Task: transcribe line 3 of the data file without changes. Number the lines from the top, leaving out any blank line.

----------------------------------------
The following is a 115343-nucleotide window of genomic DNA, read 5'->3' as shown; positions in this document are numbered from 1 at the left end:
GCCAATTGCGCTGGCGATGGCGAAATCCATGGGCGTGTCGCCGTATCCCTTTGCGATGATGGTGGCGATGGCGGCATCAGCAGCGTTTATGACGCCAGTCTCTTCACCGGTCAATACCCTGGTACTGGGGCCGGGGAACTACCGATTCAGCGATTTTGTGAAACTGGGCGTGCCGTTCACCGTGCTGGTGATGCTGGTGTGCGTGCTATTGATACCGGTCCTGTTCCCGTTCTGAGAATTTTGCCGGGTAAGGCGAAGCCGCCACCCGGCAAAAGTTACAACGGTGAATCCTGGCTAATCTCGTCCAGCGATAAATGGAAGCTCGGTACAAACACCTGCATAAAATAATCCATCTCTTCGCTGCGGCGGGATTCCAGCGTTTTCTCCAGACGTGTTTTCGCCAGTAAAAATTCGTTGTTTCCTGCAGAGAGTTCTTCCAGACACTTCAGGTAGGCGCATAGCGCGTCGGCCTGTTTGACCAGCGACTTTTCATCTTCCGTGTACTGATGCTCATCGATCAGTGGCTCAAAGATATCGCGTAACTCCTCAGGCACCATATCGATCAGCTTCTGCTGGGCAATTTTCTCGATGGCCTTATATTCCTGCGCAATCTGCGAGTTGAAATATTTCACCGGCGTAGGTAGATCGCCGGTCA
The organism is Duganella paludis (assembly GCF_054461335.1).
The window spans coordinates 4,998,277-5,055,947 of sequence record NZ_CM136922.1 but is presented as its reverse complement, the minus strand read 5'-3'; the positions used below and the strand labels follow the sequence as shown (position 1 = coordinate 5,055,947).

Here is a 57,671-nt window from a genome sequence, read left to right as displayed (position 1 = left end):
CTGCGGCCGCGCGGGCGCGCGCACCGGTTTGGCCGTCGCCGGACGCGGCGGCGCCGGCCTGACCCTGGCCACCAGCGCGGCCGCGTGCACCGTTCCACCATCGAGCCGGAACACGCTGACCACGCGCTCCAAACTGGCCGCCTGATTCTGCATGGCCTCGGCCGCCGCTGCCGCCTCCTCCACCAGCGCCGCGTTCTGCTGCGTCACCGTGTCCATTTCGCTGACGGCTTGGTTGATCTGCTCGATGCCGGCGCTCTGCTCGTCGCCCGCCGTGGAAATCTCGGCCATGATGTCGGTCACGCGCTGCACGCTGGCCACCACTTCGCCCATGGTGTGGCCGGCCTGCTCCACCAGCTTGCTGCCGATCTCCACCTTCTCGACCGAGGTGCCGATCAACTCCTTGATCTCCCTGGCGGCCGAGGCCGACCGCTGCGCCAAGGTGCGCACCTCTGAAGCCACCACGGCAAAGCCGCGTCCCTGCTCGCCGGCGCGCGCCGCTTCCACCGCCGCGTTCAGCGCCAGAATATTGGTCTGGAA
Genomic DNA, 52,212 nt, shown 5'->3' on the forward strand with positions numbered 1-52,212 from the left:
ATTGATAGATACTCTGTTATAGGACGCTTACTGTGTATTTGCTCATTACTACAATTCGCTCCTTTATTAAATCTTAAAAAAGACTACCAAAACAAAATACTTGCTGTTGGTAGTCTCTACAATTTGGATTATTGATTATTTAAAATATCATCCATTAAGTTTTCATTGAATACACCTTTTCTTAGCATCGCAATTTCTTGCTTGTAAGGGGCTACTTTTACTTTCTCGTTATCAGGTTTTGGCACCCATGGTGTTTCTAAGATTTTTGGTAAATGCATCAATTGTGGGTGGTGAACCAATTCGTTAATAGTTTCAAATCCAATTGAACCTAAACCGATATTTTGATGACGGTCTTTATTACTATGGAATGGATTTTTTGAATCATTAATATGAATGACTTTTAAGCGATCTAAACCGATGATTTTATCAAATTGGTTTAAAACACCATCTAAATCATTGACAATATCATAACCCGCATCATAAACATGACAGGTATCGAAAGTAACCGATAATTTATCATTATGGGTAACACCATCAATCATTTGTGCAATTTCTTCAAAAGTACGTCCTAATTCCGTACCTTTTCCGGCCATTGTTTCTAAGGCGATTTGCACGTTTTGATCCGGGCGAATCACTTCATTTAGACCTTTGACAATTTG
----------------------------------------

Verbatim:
The organism is Duganella paludis (assembly GCF_054461335.1).